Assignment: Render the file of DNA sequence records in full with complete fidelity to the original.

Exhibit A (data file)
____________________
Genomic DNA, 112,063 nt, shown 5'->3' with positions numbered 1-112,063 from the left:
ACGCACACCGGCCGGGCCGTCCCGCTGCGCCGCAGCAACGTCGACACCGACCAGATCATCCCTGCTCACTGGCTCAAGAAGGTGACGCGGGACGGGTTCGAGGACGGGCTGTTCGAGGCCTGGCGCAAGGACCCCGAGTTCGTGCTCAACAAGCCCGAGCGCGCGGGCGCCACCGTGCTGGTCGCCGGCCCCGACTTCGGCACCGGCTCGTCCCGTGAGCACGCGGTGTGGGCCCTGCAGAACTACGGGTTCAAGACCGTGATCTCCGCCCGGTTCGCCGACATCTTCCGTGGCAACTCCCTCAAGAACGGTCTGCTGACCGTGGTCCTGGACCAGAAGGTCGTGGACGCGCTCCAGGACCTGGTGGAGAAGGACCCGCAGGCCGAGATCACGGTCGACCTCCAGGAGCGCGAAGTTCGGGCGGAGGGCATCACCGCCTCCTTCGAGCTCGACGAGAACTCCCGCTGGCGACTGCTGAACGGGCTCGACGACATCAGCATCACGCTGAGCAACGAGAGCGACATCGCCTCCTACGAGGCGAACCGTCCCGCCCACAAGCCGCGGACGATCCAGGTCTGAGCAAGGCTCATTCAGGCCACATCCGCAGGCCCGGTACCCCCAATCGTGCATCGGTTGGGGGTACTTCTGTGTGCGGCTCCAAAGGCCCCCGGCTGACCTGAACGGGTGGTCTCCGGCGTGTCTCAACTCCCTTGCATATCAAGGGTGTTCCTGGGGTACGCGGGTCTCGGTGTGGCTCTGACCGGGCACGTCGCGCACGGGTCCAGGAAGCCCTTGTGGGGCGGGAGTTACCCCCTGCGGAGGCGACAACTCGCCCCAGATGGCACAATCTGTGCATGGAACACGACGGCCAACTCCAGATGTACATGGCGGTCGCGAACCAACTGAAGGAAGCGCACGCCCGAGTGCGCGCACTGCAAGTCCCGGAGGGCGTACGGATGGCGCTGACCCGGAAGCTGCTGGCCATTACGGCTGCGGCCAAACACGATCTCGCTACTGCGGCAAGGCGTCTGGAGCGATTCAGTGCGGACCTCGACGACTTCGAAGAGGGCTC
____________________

Genomic DNA, 112,063 nt, shown 5'->3' with positions numbered 1-112,063 from the left:
ACGCACACCGGCCGGGCCGTCCCGCTGCGCCGCAGCAACGTCGACACCGACCAGATCATCCCTGCTCACTGGCTCAAGAAGGTGACGCGGGACGGGTTCGAGGACGGGCTGTTCGAGGCCTGGCGCAAGGACCCCGAGTTCGTGCTCAACAAGCCCGAGCGCGCGGGCGCCACCGTGCTGGTCGCCGGCCCCGACTTCGGCACCGGCTCGTCCCGTGAGCACGCGGTGTGGGCCCTGCAGAACTACGGGTTCAAGACCGTGATCTCCGCCCGGTTCGCCGACATCTTCCGTGGCAACTCCCTCAAGAACGGTCTGCTGACCGTGGTCCTGGACCAGAAGGTCGTGGACGCGCTCCAGGACCTGGTGGAGAAGGACCCGCAGGCCGAGATCACGGTCGACCTCCAGGAGCGCGAAGTTCGGGCGGAGGGCATCACCGCCTCCTTCGAGCTCGACGAGAACTCCCGCTGGCGACTGCTGAACGGGCTCGACGACATCAGCATCACGCTGAGCAACGAGAGCGACATCGCCTCCTACGAGGCGAACCGTCCCGCCCACAAGCCGCGGACGATCCAGGTCTGAGCAAGGCTCATTCAGGCCACATCCGCAGGCCCGGTACCCCCAATCGTGCATCGGTTGGGGGTACTTCTGTGTGCGGCTCCAAAGGCCCCCGGCTGACCTGAACGGGTGGTCTCCGGCGTGTCTCAACTCCCTTGCATATCAAGGGTGTTCCTGGGGTACGCGGGTCTCGGTGTGGCTCTGACCGGGCACGTCGCGCACGGGTCCAGGAAGCCCTTGTGGGGCGGGAGTTACCCCCTGCGGAGGCGACAACTCGCCCCAGATGGCACAATCTGTGCATGGAACACGACGGCCAACTCCAGATGTACATGGCGGTCGCGAACCAACTGAAGGAAGCGCACGCCCGAGTGCGCGCACTGCAAGTCCCGGAGGGCGTACGGATGGCGCTGACCCGGAAGCTGCTGGCCATTACGGCTGCGGCCAAACACGATCTCGCTACTGCGGCAAGGCGTCTGGAGCGATTCAGTGCGGACCTCGACGACTTCGAAGAGGGCTC